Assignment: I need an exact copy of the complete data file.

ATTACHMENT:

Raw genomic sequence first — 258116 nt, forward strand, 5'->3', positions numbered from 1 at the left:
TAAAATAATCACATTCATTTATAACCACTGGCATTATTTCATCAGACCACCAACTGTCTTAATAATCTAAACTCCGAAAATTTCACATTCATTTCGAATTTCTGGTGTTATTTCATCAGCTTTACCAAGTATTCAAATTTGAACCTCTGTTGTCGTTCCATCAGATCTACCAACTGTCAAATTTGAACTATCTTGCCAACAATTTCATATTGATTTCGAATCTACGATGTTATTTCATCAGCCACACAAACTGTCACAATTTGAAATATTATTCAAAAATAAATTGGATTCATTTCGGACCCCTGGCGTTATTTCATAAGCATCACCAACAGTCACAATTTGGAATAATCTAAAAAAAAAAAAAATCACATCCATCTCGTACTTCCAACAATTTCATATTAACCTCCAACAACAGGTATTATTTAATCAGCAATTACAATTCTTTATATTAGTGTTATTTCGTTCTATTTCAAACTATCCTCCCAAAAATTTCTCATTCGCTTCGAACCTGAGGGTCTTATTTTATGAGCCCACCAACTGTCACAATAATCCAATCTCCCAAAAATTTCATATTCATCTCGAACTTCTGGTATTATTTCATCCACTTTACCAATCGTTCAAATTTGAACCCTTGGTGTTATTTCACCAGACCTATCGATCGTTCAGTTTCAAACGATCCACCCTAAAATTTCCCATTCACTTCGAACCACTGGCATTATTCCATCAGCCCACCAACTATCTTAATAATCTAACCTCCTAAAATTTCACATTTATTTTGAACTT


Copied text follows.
Raw genomic sequence first — 258116 nt, forward strand, 5'->3', positions numbered from 1 at the left:
TAAAATAATCACATTCATTTATAACCACTGGCATTATTTCATCAGACCACCAACTGTCTTAATAATCTAAACTCCGAAAATTTCACATTCATTTCGAATTTCTGGTGTTATTTCATCAGCTTTACCAAGTATTCAAATTTGAACCTCTGTTGTCGTTCCATCAGATCTACCAACTGTCAAATTTGAACTATCTTGCCAACAATTTCATATTGATTTCGAATCTACGATGTTATTTCATCAGCCACACAAACTGTCACAATTTGAAATATTATTCAAAAATAAATTGGATTCATTTCGGACCCCTGGCGTTATTTCATAAGCATCACCAACAGTCACAATTTGGAATAATCTAAAAAAAAAAAAAATCACATCCATCTCGTACTTCCAACAATTTCATATTAACCTCCAACAACAGGTATTATTTAATCAGCAATTACAATTCTTTATATTAGTGTTATTTCGTTCTATTTCAAACTATCCTCCCAAAAATTTCTCATTCGCTTCGAACCTGAGGGTCTTATTTTATGAGCCCACCAACTGTCACAATAATCCAATCTCCCAAAAATTTCATATTCATCTCGAACTTCTGGTATTATTTCATCCACTTTACCAATCGTTCAAATTTGAACCCTTGGTGTTATTTCACCAGACCTATCGATCGTTCAGTTTCAAACGATCCACCCTAAAATTTCCCATTCACTTCGAACCACTGGCATTATTCCATCAGCCCACCAACTATCTTAATAATCTAACCTCCTAAAATTTCACATTTATTTTGAACTT